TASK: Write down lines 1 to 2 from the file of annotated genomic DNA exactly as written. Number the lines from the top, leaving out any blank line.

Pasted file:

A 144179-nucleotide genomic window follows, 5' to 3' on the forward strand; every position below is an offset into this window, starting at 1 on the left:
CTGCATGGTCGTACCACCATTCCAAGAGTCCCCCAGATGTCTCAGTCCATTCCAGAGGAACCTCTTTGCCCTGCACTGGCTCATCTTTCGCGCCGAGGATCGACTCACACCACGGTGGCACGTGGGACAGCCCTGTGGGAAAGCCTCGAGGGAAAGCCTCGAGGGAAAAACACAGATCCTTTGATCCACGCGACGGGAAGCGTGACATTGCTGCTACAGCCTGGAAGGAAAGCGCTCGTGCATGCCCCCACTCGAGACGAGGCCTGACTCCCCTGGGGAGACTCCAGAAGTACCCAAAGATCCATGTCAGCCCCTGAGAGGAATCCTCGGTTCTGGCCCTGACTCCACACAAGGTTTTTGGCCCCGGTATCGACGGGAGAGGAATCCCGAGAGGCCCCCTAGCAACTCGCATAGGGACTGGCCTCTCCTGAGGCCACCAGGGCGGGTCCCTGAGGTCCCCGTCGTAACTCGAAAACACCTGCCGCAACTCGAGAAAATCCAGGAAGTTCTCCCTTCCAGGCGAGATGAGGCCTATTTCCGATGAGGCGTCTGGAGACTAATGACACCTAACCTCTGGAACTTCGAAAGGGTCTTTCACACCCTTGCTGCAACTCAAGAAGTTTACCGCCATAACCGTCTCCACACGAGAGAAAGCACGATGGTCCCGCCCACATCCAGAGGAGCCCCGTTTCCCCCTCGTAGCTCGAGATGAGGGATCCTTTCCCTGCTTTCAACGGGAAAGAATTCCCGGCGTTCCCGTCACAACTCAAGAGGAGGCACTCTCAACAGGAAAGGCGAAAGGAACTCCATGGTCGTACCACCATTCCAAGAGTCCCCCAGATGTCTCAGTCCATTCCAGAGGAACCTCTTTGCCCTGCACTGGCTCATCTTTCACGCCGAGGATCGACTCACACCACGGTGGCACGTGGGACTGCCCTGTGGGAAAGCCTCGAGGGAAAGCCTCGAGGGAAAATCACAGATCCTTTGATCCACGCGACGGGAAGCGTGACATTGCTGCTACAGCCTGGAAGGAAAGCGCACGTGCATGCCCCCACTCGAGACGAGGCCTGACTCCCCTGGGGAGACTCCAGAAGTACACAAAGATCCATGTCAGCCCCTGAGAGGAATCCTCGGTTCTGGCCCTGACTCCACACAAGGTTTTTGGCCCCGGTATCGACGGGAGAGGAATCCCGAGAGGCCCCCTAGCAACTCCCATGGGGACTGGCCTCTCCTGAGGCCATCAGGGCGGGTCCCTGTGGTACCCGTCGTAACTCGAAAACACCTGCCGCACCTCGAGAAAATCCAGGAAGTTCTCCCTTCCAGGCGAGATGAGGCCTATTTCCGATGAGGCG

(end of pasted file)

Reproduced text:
A 144179-nucleotide genomic window follows, 5' to 3' on the forward strand; every position below is an offset into this window, starting at 1 on the left:
CTGCATGGTCGTACCACCATTCCAAGAGTCCCCCAGATGTCTCAGTCCATTCCAGAGGAACCTCTTTGCCCTGCACTGGCTCATCTTTCGCGCCGAGGATCGACTCACACCACGGTGGCACGTGGGACAGCCCTGTGGGAAAGCCTCGAGGGAAAGCCTCGAGGGAAAAACACAGATCCTTTGATCCACGCGACGGGAAGCGTGACATTGCTGCTACAGCCTGGAAGGAAAGCGCTCGTGCATGCCCCCACTCGAGACGAGGCCTGACTCCCCTGGGGAGACTCCAGAAGTACCCAAAGATCCATGTCAGCCCCTGAGAGGAATCCTCGGTTCTGGCCCTGACTCCACACAAGGTTTTTGGCCCCGGTATCGACGGGAGAGGAATCCCGAGAGGCCCCCTAGCAACTCGCATAGGGACTGGCCTCTCCTGAGGCCACCAGGGCGGGTCCCTGAGGTCCCCGTCGTAACTCGAAAACACCTGCCGCAACTCGAGAAAATCCAGGAAGTTCTCCCTTCCAGGCGAGATGAGGCCTATTTCCGATGAGGCGTCTGGAGACTAATGACACCTAACCTCTGGAACTTCGAAAGGGTCTTTCACACCCTTGCTGCAACTCAAGAAGTTTACCGCCATAACCGTCTCCACACGAGAGAAAGCACGATGGTCCCGCCCACATCCAGAGGAGCCCCGTTTCCCCCTCGTAGCTCGAGATGAGGGATCCTTTCCCTGCTTTCAACGGGAAAGAATTCCCGGCGTTCCCGTCACAACTCAAGAGGAGGCACTCTCAACAGGAAAGGCGAAAGGAACTCCATGGTCGTACCACCATTCCAAGAGTCCCCCAGATGTCTCAGTCCATTCCAGAGGAACCTCTTTGCCCTGCACTGGCTCATCTTTCACGCCGAGGATCGACTCACACCACGGTGGCACGTGGGACTGCCCTGTGGGAAAGCCTCGAGGGAAAGCCTCGAGGGAAAATCACAGATCCTTTGATCCACGCGACGGGAAGCGTGACATTGCTGCTACAGCCTGGAAGGAAAGCGCACGTGCATGCCCCCACTCGAGACGAGGCCTGACTCCCCTGGGGAGACTCCAGAAGTACACAAAGATCCATGTCAGCCCCTGAGAGGAATCCTCGGTTCTGGCCCTGACTCCACACAAGGTTTTTGGCCCCGGTATCGACGGGAGAGGAATCCCGAGAGGCCCCCTAGCAACTCCCATGGGGACTGGCCTCTCCTGAGGCCATCAGGGCGGGTCCCTGTGGTACCCGTCGTAACTCGAAAACACCTGCCGCACCTCGAGAAAATCCAGGAAGTTCTCCCTTCCAGGCGAGATGAGGCCTATTTCCGATGAGGCG